The shortage of medical doctors and nurses is a very critical matter. Decision-makers have to anticipate this problem by calling on extreme decisions such as (i) recalling retired medical doctors and nurses (even though they are more inclined to develop serious symptoms in case of infection), (ii) relocating medical doctors and nurses all over the nation, (iii) hiring graduated doctors who have not received the enabling license yet. The Italian government searched for 300 volunteers (paid and hosted) to go to Lombardy and give their service to hospitals where a large number of doctors and nurses were infected and therefore are either admitted to hospital or having to remain at home in quarantine. At present, more than 1500 volunteers responded to that call.  For retired doctors and nurses, if they are older they are at risk if infected with COVID-19. It is much better to select young doctors and nurses if available because they are stronger and more resistant to COVID-19 and to personal protective devices that are very tough to wear and work with for long times (6-8 hours is a row).

For further supplementary information see:


Further information is available in the previous report at https://www.esahq.org/esa-news/analysis-of-the-number-growth-of-icu-patients-with-covid-19-in-italy-and-lombardy/

Supplemental material with further details and quantitative data is available at https://www.esahq.org/uploads/2020/03/20200318-a-short-communication-of-the-dynamics-of-icu-patients-with-covid-19-supplemental-material-1.pdf

The author publishes a daily report (in Italian) at https://pselab.chem.polimi.it/bollettino-pandemia-covid-19/


The author is responsible for any misprints, mistakes, and wrong interpretations of information and phenomenon reported in this short communication.


The author acknowledges the valuable and continuous discussions with medical doctors: Dario Caldiroli (Head of Anesthesiology and Resuscitation at Neurological Hospital in Milan), Enrico Storti (Head of Anesthesiology and Resuscitation at Lodi hospital), Piergiorgio Villani (Resuscitation doctor at Lodi hospital), Giovanni Mistraletti (ICU MD at San Paolo hospital of Milano), and Edoardo De Robertis (Head of Anesthesiology and Resuscitation at Perugia Hospital) all involved in the COVID-19 emergency.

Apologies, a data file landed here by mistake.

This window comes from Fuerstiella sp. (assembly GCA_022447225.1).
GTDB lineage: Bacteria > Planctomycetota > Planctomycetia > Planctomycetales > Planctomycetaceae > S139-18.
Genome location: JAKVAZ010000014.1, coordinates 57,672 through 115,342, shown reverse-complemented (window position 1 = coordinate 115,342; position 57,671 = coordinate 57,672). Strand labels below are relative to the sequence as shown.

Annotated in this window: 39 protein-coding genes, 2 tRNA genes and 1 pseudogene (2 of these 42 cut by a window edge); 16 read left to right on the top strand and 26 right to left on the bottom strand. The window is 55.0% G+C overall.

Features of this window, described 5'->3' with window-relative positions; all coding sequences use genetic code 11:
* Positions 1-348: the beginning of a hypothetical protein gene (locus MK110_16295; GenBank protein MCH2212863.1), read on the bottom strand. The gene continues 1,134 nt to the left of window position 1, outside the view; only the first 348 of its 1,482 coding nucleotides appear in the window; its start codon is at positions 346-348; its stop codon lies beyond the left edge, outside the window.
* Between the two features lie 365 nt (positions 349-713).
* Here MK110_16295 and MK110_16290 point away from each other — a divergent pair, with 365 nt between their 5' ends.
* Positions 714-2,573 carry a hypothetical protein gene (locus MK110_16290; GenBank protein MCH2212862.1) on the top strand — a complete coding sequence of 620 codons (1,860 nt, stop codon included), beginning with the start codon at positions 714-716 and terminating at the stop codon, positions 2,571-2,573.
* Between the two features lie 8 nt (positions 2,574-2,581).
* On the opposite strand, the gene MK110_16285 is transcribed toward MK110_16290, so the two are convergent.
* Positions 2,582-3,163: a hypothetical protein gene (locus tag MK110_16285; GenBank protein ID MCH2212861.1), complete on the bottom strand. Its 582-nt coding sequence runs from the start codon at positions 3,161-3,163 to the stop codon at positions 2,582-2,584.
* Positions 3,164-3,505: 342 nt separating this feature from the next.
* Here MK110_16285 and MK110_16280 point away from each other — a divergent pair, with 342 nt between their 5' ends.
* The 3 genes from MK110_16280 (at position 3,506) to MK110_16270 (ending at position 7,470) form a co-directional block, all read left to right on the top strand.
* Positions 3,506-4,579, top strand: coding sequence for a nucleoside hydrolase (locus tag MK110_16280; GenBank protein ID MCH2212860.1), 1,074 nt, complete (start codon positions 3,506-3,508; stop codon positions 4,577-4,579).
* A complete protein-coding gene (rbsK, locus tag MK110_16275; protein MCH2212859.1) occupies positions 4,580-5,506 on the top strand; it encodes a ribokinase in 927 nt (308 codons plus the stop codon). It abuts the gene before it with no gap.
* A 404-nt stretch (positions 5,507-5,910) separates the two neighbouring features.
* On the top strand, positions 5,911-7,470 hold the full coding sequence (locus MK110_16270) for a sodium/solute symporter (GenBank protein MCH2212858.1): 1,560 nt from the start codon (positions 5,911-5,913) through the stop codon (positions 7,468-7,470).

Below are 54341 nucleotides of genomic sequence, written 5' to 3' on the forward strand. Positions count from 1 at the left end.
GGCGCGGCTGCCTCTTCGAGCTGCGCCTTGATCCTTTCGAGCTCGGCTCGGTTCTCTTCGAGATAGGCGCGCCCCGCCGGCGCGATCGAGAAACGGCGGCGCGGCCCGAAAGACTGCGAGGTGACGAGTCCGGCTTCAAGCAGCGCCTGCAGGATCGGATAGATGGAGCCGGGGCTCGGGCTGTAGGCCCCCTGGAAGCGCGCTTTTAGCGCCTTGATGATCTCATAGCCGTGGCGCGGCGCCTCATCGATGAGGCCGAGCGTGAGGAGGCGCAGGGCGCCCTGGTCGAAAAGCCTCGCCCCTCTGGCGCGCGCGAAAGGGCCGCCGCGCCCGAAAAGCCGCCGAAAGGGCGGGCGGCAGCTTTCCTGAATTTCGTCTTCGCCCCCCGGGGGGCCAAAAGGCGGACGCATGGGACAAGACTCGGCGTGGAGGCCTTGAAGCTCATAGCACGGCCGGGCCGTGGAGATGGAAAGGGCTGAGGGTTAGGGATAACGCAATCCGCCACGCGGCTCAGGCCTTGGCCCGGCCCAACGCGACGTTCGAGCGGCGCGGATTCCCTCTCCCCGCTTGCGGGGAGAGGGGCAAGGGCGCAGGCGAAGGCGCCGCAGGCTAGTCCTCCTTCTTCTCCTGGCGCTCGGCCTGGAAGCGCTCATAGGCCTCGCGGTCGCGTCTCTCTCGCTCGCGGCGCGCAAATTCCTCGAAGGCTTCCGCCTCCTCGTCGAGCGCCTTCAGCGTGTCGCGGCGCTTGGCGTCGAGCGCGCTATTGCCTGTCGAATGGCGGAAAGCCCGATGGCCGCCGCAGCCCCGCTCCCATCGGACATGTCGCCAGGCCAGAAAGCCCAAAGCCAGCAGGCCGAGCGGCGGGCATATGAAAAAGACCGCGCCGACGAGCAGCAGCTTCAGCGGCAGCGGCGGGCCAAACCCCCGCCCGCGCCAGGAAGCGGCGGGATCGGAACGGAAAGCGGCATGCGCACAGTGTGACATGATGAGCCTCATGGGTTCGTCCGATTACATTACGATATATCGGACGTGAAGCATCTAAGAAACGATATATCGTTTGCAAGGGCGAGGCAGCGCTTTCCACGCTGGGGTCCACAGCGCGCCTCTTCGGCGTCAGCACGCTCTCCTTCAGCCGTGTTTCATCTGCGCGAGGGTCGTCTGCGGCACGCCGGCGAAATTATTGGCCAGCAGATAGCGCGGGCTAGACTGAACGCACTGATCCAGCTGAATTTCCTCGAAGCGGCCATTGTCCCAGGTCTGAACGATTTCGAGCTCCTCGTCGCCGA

Short bio

Davide Manca is Professor of Process Systems Engineering at Politecnico di Milano in Italy and is the Head of PSE-Lab at the Chemical Engineering department. His research topics are on physiologically-based pharmacokinetics and pharmacodynamics for individualized treatment and optimal administration of drugs. Specifically, he is now active on automated closed-loop control of IV anaesthesia based on a model predictive approach to dynamically titrate both anaesthetic and analgesic as a function of patient’s features while monitoring BIS, MAP, and HR parameters. He is author of more than 250 peer-reviewed papers, book chapters, and books most of them indexed in Scopus, WOS and PubMed. He has supervised a number of PhD and master degree students in PBPK and PD applied to automated control of IV anaesthesia based on model predictive control and online decision support systems for IV anaesthesia. PSE-Lab was granted with a few European and National research grants.


Contact details:

Davide Manca                   phone +39 02 23993271               mobile: +39 328 5690430

e-mail: davide.manca@polimi.it

website: http://pselab.chem.polimi.it/